By in Politics

Mike Huckabee Continues With The Pandering Religious Nonsense

Mike Huckabee, who has said that he will make an announcement regarding possibly running for president in 2016, continues with his pandering to the hardcore religious right. This time, he's telling parents to discourage their kids from joining the military, so long as Barack Obama is president. Because, according to Huckabee, Obama's policies are hostile to Christians in the military. You know, because of that whole constitutional thing that aims to prevent an established religion in the military. It becomes attacking in Huckabee's mind (and a lot of religious extremists) when their religion is not allowed to dominate over everybody else's (or atheists for that matter.)

It's all part of Huckabee's crusade against the "secular theocracy" that has permeated American government. Even though that in itself is a contradiction. If a government is secular, it exists apart from an established religion, whereas a theocracy is government which incorporates religious belief as its foundation. However, Huckabee is obviously not inclined in the direction of actually thinking about what he says.


Image Credit » http://pixabay.com/en/church-house-of-worship-chapel-581069/ by VinnyCiro

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Comments

Soonerdad3 wrote on April 18, 2015, 9:35 PM

Well, just like you, he is speaking his opinion and why is your opinion right and his opinion wrong?

SoundNFury wrote on April 18, 2015, 9:36 PM

I think I was pretty clear on why I think he is wrong. People can either agree or disagree with me.

morilla wrote on April 19, 2015, 7:10 AM

Bear in mind that I am not necessarily a 'fan' of Huckabee, but...

"Secular theocracy" is not a 'contradiction' if you think that 'secularism' is it's own 'religion;' something that one COULD (and some have in Court) make a reasonable argument for simply based on the language used in Supreme Court decisions regarding what is or is not a 'religion' or the equivalent. It also denotes the 'zealousness' that many secularists adhere to in their descriptions of non-secularists or 'attacks' they launch when it comes to their perception(s) of the 'religious.' There's also the fact that Huckabee is an ordained, Southern Baptist minister, which is, supposedly, the largest Protestant denomination and the second largest (behind the Catholic Church) in the U.S.

Remember, the 1st Amendment doesn't JUST prohibit the State from establishing a religion, it also prevents the State from interfering with the FREE PRACTICE thereof. That is the part he is speaking to; i.e., Government actions infringing upon the right to freely practice your religion short of disrupting unit cohesion, endangering lives, etc. Where the 'debate' is stems from how one defines the 'establishment' and what constitutes the 'free practice' of a religion. It's an ongoing debate surrounding many aspects of society today and not simply the 'military.'

In that sense, an ordained minister is very likely to have a much different sense of the issue than a secularist or secular-humanist. So would his congregation (by and large) as well as, in this case, many of his voters; particularly since Southern Baptist is, in some respects, a 'fundamentalist' interpretation - though there is some 'disagreement' in that regard given they have a membership of approximately 16 million. That means he and several million others tend to perceive it as an infringement on the right to practice freely and, in many respects, an effort to establish a 'religion' of secularist ideals.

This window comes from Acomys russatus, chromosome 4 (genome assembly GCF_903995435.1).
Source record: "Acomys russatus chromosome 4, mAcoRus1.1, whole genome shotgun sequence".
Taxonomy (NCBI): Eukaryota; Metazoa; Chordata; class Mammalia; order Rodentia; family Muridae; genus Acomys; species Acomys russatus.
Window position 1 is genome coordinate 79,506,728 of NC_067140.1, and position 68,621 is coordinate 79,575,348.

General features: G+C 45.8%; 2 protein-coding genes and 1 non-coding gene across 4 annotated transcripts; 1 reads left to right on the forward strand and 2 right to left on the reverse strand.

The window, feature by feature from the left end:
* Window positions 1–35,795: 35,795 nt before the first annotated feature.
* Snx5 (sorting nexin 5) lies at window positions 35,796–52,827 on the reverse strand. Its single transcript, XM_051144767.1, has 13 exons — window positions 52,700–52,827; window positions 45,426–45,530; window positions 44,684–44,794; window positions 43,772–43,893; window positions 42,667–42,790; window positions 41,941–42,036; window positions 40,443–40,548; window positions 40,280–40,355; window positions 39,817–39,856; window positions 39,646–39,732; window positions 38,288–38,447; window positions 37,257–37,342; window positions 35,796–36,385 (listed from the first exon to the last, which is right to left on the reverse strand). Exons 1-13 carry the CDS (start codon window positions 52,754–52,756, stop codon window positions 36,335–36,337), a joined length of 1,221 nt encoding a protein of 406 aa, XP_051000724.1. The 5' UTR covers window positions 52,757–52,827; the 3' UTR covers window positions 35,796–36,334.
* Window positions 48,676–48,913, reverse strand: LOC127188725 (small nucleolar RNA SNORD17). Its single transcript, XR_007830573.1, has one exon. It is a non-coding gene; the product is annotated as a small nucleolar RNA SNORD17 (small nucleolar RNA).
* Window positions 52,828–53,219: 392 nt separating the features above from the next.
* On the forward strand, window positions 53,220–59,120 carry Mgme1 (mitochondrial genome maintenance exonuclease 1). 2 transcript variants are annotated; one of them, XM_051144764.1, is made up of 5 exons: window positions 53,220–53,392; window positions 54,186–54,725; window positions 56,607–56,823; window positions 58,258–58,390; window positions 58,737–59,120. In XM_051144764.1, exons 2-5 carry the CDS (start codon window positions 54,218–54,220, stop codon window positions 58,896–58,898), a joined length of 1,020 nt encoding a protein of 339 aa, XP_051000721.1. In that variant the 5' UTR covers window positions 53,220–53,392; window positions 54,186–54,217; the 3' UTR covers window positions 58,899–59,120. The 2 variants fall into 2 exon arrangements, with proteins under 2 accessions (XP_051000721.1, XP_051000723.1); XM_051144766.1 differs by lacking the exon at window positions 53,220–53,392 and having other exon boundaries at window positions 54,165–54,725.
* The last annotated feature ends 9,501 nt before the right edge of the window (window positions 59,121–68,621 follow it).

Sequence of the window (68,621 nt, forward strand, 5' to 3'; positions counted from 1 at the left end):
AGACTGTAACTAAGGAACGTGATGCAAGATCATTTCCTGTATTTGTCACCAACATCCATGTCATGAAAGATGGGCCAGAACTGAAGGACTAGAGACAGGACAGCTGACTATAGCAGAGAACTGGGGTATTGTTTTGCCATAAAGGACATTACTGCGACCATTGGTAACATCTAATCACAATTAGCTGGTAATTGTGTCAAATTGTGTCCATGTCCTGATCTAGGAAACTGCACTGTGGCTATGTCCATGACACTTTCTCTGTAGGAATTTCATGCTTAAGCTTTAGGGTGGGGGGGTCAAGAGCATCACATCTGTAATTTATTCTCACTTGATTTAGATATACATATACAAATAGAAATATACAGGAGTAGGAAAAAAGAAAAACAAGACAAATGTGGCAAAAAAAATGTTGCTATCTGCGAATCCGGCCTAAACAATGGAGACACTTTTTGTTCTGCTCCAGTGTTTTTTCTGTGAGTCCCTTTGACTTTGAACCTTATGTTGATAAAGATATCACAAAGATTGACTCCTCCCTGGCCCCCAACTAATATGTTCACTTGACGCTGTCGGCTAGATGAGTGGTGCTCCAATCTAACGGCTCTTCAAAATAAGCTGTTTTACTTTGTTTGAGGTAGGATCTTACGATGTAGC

Thus, it's not so much 'pandering' as simply 'making a statement' of a perception shared by MILLIONS of people in this country; even those who agree that no, single 'religion' should dominate. Remember, a 'religion' is based in a deductive premise or assumption and EVERYTHING you 'see' or 'interpret' has to agree with that assumption/premise. Therefore, if you express the concepts that he is pandering, that the Government operates entirely separate from 'religion' (not just an 'established' one), and that he's 'not thinking,' perhaps those are indications of your own premises/assumptions and not necessarily reflective of Huckabee himself.

Last Edited: April 19, 2015, 7:11 AM

JohnRoberts wrote on April 19, 2015, 11:25 AM

Oh please say Huckabee isn't going to announce another pointless run. As I have said before he seems a nice man but please contain himself to being a commentator. I don't get how Obama's policies are hostile to Christians in the military. What he has banned Christians from serving or practicing faith? The military pretty much runs itself regardless of who the president is and provides for whatever religious practice. Huckabee is a fool for discouraging those from joining the military just because Obama is president as that's offensive even to conservatives.

seren3 wrote on April 19, 2015, 12:47 PM

So now there is a choice between him and Donald Trump...I'm curious see what the rest of the line up will be.

SoundNFury wrote on April 19, 2015, 5:45 PM

Oh, lord help us! lol

SoundNFury wrote on April 19, 2015, 5:51 PM

So, a person whose mind has been freed from the delusions and constraints of religion, actually has a religion, in your mind? That makes no sense. That's like when people say that atheists have their own religion in a sense - being science and deductive reasoning. True, they might act just as annoying as religious fundamentalists, but I don't consider them "religious." It is pandering to the religious right and Obama haters. And when called on it, people like Huckabee will whine and cry that they are being "persecuted" just because people want an inclusive society, not just a Christian one.

SoundNFury wrote on April 19, 2015, 5:52 PM

I think he's just trying to milk the anti-Obama sentiment of the far right. Sounds kinda desperate for attention.

morilla wrote on April 19, 2015, 9:13 PM